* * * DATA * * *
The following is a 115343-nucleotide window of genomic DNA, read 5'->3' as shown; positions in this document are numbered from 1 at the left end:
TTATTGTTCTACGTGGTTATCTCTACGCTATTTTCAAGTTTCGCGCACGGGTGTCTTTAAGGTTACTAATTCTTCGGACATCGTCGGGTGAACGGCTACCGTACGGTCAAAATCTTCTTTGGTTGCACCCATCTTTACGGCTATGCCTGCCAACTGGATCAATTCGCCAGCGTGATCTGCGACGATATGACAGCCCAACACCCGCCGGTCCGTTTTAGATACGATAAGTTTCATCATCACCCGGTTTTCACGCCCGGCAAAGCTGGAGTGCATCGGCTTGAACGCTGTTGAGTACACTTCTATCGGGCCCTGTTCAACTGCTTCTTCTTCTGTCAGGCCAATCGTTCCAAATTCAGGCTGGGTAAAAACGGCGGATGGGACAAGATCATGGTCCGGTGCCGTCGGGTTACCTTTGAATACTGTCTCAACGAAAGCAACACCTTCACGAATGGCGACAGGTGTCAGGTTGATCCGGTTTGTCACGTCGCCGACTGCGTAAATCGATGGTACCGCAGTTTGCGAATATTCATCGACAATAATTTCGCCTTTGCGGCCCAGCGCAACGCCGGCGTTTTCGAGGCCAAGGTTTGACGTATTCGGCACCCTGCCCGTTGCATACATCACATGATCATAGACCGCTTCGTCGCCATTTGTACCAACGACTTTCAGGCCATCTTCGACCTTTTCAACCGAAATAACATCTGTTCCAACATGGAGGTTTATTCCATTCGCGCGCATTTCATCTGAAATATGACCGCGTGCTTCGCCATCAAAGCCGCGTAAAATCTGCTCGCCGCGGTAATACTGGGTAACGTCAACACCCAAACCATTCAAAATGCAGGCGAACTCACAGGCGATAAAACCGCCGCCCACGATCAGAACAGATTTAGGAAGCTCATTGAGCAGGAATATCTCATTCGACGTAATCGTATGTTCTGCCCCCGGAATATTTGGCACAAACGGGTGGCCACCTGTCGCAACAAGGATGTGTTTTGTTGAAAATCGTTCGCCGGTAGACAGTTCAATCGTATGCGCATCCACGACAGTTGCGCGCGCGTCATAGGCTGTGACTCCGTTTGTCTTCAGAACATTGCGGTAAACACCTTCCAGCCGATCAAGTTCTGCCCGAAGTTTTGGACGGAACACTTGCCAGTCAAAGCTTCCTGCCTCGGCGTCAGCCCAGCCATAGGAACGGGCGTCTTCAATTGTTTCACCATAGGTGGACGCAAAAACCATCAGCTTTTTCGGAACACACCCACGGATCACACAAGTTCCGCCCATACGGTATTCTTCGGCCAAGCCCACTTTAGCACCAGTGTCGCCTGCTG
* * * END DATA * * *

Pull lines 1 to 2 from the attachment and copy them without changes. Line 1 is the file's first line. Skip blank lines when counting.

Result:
The following is a 115343-nucleotide window of genomic DNA, read 5'->3' as shown; positions in this document are numbered from 1 at the left end:
TTATTGTTCTACGTGGTTATCTCTACGCTATTTTCAAGTTTCGCGCACGGGTGTCTTTAAGGTTACTAATTCTTCGGACATCGTCGGGTGAACGGCTACCGTACGGTCAAAATCTTCTTTGGTTGCACCCATCTTTACGGCTATGCCTGCCAACTGGATCAATTCGCCAGCGTGATCTGCGACGATATGACAGCCCAACACCCGCCGGTCCGTTTTAGATACGATAAGTTTCATCATCACCCGGTTTTCACGCCCGGCAAAGCTGGAGTGCATCGGCTTGAACGCTGTTGAGTACACTTCTATCGGGCCCTGTTCAACTGCTTCTTCTTCTGTCAGGCCAATCGTTCCAAATTCAGGCTGGGTAAAAACGGCGGATGGGACAAGATCATGGTCCGGTGCCGTCGGGTTACCTTTGAATACTGTCTCAACGAAAGCAACACCTTCACGAATGGCGACAGGTGTCAGGTTGATCCGGTTTGTCACGTCGCCGACTGCGTAAATCGATGGTACCGCAGTTTGCGAATATTCATCGACAATAATTTCGCCTTTGCGGCCCAGCGCAACGCCGGCGTTTTCGAGGCCAAGGTTTGACGTATTCGGCACCCTGCCCGTTGCATACATCACATGATCATAGACCGCTTCGTCGCCATTTGTACCAACGACTTTCAGGCCATCTTCGACCTTTTCAACCGAAATAACATCTGTTCCAACATGGAGGTTTATTCCATTCGCGCGCATTTCATCTGAAATATGACCGCGTGCTTCGCCATCAAAGCCGCGTAAAATCTGCTCGCCGCGGTAATACTGGGTAACGTCAACACCCAAACCATTCAAAATGCAGGCGAACTCACAGGCGATAAAACCGCCGCCCACGATCAGAACAGATTTAGGAAGCTCATTGAGCAGGAATATCTCATTCGACGTAATCGTATGTTCTGCCCCCGGAATATTTGGCACAAACGGGTGGCCACCTGTCGCAACAAGGATGTGTTTTGTTGAAAATCGTTCGCCGGTAGACAGTTCAATCGTATGCGCATCCACGACAGTTGCGCGCGCGTCATAGGCTGTGACTCCGTTTGTCTTCAGAACATTGCGGTAAACACCTTCCAGCCGATCAAGTTCTGCCCGAAGTTTTGGACGGAACACTTGCCAGTCAAAGCTTCCTGCCTCGGCGTCAGCCCAGCCATAGGAACGGGCGTCTTCAATTGTTTCACCATAGGTGGACGCAAAAACCATCAGCTTTTTCGGAACACACCCACGGATCACACAAGTTCCGCCCATACGGTATTCTTCGGCCAAGCCCACTTTAGCACCAGTGTCGCCTGCTG